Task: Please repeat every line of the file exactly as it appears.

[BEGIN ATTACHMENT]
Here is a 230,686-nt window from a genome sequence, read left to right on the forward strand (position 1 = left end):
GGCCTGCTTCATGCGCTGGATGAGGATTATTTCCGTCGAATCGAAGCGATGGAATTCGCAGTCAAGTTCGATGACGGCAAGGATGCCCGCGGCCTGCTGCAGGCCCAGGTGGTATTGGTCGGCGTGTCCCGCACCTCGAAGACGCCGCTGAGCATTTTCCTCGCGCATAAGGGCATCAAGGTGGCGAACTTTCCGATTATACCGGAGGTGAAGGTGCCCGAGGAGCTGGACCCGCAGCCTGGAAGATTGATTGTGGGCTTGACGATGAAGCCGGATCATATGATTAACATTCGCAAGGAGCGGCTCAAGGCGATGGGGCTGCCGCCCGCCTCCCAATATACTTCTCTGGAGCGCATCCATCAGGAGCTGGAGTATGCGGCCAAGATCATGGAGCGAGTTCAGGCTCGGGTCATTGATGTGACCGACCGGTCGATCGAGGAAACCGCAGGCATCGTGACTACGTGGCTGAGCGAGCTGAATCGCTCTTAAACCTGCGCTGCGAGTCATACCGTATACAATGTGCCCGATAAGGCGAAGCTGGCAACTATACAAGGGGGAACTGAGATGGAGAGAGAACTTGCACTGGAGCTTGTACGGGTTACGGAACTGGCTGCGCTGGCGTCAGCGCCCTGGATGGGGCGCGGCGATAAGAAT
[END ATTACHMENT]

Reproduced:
Here is a 230,686-nt window from a genome sequence, read left to right on the forward strand (position 1 = left end):
GGCCTGCTTCATGCGCTGGATGAGGATTATTTCCGTCGAATCGAAGCGATGGAATTCGCAGTCAAGTTCGATGACGGCAAGGATGCCCGCGGCCTGCTGCAGGCCCAGGTGGTATTGGTCGGCGTGTCCCGCACCTCGAAGACGCCGCTGAGCATTTTCCTCGCGCATAAGGGCATCAAGGTGGCGAACTTTCCGATTATACCGGAGGTGAAGGTGCCCGAGGAGCTGGACCCGCAGCCTGGAAGATTGATTGTGGGCTTGACGATGAAGCCGGATCATATGATTAACATTCGCAAGGAGCGGCTCAAGGCGATGGGGCTGCCGCCCGCCTCCCAATATACTTCTCTGGAGCGCATCCATCAGGAGCTGGAGTATGCGGCCAAGATCATGGAGCGAGTTCAGGCTCGGGTCATTGATGTGACCGACCGGTCGATCGAGGAAACCGCAGGCATCGTGACTACGTGGCTGAGCGAGCTGAATCGCTCTTAAACCTGCGCTGCGAGTCATACCGTATACAATGTGCCCGATAAGGCGAAGCTGGCAACTATACAAGGGGGAACTGAGATGGAGAGAGAACTTGCACTGGAGCTTGTACGGGTTACGGAACTGGCTGCGCTGGCGTCAGCGCCCTGGATGGGGCGCGGCGATAAGAAT